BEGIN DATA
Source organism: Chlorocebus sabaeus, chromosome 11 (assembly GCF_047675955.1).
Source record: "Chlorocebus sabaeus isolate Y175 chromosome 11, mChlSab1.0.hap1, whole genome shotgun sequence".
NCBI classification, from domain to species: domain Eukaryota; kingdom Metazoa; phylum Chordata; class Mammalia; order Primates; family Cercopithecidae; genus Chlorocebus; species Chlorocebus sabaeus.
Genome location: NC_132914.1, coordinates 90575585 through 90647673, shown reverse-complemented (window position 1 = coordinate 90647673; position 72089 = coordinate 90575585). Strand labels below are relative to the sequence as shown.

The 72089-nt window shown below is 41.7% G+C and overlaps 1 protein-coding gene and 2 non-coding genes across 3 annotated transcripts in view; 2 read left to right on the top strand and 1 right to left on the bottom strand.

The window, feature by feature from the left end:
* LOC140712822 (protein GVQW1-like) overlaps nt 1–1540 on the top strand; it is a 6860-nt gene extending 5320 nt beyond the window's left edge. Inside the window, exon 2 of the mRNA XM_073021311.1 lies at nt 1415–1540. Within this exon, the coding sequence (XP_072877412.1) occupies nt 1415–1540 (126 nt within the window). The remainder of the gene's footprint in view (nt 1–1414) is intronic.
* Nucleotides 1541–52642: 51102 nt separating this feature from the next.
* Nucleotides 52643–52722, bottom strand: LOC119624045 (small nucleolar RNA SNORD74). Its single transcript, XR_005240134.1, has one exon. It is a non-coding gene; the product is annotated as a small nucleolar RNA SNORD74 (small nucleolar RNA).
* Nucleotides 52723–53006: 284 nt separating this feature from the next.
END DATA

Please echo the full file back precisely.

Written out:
Source organism: Chlorocebus sabaeus, chromosome 11 (assembly GCF_047675955.1).
Source record: "Chlorocebus sabaeus isolate Y175 chromosome 11, mChlSab1.0.hap1, whole genome shotgun sequence".
NCBI classification, from domain to species: domain Eukaryota; kingdom Metazoa; phylum Chordata; class Mammalia; order Primates; family Cercopithecidae; genus Chlorocebus; species Chlorocebus sabaeus.
Genome location: NC_132914.1, coordinates 90575585 through 90647673, shown reverse-complemented (window position 1 = coordinate 90647673; position 72089 = coordinate 90575585). Strand labels below are relative to the sequence as shown.

The 72089-nt window shown below is 41.7% G+C and overlaps 1 protein-coding gene and 2 non-coding genes across 3 annotated transcripts in view; 2 read left to right on the top strand and 1 right to left on the bottom strand.

The window, feature by feature from the left end:
* LOC140712822 (protein GVQW1-like) overlaps nt 1–1540 on the top strand; it is a 6860-nt gene extending 5320 nt beyond the window's left edge. Inside the window, exon 2 of the mRNA XM_073021311.1 lies at nt 1415–1540. Within this exon, the coding sequence (XP_072877412.1) occupies nt 1415–1540 (126 nt within the window). The remainder of the gene's footprint in view (nt 1–1414) is intronic.
* Nucleotides 1541–52642: 51102 nt separating this feature from the next.
* Nucleotides 52643–52722, bottom strand: LOC119624045 (small nucleolar RNA SNORD74). Its single transcript, XR_005240134.1, has one exon. It is a non-coding gene; the product is annotated as a small nucleolar RNA SNORD74 (small nucleolar RNA).
* Nucleotides 52723–53006: 284 nt separating this feature from the next.